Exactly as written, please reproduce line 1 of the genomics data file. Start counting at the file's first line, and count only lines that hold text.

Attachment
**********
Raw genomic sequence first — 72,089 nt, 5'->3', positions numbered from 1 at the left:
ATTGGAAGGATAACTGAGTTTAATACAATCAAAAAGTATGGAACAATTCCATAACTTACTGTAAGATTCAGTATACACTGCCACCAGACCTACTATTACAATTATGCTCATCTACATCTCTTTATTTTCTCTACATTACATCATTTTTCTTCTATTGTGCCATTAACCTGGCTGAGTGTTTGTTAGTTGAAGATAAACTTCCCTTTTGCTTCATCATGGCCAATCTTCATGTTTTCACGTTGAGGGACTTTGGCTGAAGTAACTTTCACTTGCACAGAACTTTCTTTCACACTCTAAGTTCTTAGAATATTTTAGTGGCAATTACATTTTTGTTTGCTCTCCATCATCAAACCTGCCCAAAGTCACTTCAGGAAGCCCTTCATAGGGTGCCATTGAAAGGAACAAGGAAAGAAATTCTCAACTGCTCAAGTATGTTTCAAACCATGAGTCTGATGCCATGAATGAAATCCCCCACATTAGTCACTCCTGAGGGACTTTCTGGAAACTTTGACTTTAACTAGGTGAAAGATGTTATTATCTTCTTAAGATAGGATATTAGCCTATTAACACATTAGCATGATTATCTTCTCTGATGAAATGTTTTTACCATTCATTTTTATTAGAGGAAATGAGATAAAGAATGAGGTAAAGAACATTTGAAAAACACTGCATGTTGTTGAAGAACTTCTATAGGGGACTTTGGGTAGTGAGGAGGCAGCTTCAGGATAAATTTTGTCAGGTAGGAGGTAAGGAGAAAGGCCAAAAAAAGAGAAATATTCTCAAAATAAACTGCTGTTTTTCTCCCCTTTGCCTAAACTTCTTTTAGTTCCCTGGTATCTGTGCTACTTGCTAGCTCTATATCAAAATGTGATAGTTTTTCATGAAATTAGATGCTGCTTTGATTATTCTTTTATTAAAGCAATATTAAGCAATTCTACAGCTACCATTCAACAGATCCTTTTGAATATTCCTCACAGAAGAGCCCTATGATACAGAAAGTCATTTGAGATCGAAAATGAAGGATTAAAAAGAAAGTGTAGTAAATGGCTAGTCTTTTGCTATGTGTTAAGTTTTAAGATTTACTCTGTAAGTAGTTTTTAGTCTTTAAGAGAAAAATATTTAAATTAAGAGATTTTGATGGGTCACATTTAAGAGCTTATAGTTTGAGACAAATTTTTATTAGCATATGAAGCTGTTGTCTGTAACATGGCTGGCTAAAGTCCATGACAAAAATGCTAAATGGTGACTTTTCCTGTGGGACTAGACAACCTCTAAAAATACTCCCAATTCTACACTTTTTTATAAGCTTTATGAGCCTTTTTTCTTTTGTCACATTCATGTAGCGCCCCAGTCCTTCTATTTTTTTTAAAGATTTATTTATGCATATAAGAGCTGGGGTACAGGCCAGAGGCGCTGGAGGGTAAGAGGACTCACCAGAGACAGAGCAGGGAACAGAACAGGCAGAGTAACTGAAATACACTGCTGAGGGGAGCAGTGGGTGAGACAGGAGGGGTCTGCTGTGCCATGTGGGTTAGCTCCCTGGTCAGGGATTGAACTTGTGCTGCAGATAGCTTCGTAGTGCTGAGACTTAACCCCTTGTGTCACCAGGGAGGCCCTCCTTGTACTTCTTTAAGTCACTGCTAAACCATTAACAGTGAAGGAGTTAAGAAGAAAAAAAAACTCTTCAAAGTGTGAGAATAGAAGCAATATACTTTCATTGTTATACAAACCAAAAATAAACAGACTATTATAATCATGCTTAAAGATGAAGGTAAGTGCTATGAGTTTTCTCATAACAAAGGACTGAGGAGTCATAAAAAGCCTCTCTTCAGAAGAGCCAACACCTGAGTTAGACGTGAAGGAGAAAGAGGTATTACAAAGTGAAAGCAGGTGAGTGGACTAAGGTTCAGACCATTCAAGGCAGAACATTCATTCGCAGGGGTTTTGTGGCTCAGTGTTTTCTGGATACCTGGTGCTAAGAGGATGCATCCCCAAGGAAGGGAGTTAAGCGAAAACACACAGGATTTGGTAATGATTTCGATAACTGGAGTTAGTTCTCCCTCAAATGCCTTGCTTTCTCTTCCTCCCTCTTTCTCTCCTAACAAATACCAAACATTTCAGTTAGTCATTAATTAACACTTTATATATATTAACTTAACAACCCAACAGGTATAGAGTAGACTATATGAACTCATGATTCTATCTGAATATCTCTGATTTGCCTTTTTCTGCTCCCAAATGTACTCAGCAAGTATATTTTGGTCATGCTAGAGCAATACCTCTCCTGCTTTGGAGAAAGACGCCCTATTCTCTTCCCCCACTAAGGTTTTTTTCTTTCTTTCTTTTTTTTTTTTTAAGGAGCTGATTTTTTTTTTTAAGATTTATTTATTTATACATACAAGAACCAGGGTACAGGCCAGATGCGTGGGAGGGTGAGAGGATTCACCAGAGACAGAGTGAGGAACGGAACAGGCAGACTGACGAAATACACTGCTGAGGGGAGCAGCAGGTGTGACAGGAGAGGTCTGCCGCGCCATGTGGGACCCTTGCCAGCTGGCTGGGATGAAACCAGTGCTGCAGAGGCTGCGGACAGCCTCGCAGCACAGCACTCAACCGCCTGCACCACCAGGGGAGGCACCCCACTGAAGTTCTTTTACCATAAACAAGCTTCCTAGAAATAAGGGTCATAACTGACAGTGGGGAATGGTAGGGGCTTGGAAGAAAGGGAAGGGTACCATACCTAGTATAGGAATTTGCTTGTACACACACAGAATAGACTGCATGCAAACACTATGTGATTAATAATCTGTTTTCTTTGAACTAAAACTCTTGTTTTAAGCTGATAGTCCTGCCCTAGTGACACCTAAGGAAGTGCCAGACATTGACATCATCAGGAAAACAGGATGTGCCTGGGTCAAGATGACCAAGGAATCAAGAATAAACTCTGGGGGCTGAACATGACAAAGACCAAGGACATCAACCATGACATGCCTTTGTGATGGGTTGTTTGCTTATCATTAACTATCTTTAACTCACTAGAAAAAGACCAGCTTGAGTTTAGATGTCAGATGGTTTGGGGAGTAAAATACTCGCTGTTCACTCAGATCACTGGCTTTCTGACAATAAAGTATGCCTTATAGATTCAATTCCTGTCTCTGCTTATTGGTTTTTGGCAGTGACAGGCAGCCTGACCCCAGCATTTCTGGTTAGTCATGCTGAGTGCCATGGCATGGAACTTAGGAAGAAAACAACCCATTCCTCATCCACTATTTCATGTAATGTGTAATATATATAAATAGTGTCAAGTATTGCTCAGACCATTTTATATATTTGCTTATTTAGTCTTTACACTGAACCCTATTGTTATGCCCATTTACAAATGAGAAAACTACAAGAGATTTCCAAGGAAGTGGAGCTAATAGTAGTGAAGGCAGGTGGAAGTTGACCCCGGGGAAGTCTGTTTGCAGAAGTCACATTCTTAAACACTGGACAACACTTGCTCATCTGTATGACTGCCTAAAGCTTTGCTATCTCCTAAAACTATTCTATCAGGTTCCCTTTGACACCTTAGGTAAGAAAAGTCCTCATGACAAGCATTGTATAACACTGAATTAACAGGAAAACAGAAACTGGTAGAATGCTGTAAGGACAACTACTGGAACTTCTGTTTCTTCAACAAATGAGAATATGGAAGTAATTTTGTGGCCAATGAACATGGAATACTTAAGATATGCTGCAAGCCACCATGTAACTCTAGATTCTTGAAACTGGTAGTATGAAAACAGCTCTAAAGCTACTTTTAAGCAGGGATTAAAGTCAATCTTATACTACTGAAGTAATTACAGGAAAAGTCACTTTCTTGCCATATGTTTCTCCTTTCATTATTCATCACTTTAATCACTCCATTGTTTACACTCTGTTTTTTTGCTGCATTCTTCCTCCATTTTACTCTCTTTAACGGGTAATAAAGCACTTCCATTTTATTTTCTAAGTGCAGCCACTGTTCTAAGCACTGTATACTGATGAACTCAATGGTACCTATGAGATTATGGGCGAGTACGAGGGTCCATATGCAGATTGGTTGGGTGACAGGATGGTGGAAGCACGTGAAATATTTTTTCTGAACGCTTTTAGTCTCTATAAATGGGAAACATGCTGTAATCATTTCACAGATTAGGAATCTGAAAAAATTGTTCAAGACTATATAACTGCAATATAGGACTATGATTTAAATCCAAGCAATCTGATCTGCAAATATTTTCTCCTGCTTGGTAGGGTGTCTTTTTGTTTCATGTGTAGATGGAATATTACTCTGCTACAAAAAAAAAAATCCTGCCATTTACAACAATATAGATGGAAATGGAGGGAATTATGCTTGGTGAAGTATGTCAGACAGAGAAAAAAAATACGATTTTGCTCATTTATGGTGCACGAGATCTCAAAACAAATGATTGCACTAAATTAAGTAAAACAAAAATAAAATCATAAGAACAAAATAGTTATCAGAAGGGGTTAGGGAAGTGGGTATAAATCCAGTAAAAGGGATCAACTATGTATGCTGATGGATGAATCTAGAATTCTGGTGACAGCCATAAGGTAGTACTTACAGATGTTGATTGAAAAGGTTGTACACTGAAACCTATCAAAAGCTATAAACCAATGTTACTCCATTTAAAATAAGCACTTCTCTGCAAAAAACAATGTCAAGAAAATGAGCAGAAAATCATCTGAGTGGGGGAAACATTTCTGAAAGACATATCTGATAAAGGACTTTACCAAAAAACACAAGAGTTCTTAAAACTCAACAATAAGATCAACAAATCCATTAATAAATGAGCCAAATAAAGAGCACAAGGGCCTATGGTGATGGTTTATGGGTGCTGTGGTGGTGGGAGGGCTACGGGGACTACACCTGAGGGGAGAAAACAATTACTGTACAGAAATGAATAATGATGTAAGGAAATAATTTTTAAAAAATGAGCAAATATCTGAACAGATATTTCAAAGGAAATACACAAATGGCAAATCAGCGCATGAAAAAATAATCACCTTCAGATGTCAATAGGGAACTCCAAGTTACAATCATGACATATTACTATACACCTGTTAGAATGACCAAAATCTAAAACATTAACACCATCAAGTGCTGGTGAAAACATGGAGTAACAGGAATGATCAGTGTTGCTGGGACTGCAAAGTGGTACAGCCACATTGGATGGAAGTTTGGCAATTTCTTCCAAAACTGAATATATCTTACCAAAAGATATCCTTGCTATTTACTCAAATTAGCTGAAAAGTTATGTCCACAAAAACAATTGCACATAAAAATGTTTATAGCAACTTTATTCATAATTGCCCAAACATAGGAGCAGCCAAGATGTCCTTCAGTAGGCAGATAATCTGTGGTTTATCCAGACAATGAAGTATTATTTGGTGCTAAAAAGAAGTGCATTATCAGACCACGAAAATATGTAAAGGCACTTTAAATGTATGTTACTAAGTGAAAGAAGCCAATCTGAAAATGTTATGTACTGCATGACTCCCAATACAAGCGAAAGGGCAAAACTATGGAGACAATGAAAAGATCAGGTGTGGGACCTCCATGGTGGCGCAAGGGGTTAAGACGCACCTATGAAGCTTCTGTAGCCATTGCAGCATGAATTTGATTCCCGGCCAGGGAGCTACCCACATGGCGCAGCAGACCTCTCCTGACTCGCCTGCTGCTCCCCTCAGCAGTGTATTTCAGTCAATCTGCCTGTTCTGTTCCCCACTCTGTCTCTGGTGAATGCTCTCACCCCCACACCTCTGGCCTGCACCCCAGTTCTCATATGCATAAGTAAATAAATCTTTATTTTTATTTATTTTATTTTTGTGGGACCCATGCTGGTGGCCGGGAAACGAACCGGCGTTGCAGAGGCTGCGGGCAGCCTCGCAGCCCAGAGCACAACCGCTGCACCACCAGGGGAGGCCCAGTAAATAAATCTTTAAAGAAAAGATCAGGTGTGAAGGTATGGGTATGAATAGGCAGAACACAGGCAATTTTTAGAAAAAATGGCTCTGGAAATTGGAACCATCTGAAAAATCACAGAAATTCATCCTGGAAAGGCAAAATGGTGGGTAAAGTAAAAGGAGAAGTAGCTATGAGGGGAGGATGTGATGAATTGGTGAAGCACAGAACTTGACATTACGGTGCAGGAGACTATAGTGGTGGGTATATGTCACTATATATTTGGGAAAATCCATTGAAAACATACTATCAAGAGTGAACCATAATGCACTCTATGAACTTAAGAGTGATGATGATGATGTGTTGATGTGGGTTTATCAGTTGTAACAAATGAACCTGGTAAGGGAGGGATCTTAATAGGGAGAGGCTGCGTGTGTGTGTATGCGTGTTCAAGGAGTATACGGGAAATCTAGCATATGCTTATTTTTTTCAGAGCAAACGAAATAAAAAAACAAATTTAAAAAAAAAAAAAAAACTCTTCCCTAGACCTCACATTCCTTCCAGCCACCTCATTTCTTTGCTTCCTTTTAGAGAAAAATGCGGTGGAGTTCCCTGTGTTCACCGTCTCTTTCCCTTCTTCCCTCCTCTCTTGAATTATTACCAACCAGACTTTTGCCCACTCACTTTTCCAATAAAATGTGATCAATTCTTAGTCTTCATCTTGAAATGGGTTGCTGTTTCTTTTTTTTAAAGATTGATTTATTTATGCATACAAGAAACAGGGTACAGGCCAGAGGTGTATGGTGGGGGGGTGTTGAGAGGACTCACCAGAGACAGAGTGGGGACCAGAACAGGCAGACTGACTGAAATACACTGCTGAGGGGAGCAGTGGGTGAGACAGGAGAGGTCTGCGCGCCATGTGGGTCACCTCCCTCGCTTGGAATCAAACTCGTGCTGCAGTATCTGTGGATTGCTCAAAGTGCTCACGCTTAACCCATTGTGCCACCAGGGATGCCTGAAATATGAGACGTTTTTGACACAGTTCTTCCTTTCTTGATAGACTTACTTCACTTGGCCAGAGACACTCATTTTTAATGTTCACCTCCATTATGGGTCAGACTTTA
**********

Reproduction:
Raw genomic sequence first — 72,089 nt, 5'->3', positions numbered from 1 at the left: